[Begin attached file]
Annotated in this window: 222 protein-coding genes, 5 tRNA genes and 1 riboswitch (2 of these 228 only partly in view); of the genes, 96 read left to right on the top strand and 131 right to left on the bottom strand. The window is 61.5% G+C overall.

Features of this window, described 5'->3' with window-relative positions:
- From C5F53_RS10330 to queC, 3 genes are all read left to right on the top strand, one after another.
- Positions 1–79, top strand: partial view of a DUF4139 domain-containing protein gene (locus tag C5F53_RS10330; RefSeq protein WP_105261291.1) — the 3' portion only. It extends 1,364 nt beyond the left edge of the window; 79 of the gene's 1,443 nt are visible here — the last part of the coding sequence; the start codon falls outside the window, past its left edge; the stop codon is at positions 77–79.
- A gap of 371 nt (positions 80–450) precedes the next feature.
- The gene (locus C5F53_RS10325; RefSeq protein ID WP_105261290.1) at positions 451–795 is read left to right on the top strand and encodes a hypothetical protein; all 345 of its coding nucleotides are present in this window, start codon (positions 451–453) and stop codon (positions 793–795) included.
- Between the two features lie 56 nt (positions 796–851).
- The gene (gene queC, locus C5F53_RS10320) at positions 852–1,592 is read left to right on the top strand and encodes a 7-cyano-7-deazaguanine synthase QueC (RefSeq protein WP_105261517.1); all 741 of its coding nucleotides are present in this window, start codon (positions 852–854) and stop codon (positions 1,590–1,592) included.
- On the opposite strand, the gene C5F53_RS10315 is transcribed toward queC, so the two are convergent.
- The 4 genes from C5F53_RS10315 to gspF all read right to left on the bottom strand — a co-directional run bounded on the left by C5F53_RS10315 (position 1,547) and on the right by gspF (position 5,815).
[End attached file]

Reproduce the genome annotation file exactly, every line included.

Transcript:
Annotated in this window: 222 protein-coding genes, 5 tRNA genes and 1 riboswitch (2 of these 228 only partly in view); of the genes, 96 read left to right on the top strand and 131 right to left on the bottom strand. The window is 61.5% G+C overall.

Features of this window, described 5'->3' with window-relative positions:
- From C5F53_RS10330 to queC, 3 genes are all read left to right on the top strand, one after another.
- Positions 1–79, top strand: partial view of a DUF4139 domain-containing protein gene (locus tag C5F53_RS10330; RefSeq protein WP_105261291.1) — the 3' portion only. It extends 1,364 nt beyond the left edge of the window; 79 of the gene's 1,443 nt are visible here — the last part of the coding sequence; the start codon falls outside the window, past its left edge; the stop codon is at positions 77–79.
- A gap of 371 nt (positions 80–450) precedes the next feature.
- The gene (locus C5F53_RS10325; RefSeq protein ID WP_105261290.1) at positions 451–795 is read left to right on the top strand and encodes a hypothetical protein; all 345 of its coding nucleotides are present in this window, start codon (positions 451–453) and stop codon (positions 793–795) included.
- Between the two features lie 56 nt (positions 796–851).
- The gene (gene queC, locus C5F53_RS10320) at positions 852–1,592 is read left to right on the top strand and encodes a 7-cyano-7-deazaguanine synthase QueC (RefSeq protein WP_105261517.1); all 741 of its coding nucleotides are present in this window, start codon (positions 852–854) and stop codon (positions 1,590–1,592) included.
- On the opposite strand, the gene C5F53_RS10315 is transcribed toward queC, so the two are convergent.
- The 4 genes from C5F53_RS10315 to gspF all read right to left on the bottom strand — a co-directional run bounded on the left by C5F53_RS10315 (position 1,547) and on the right by gspF (position 5,815).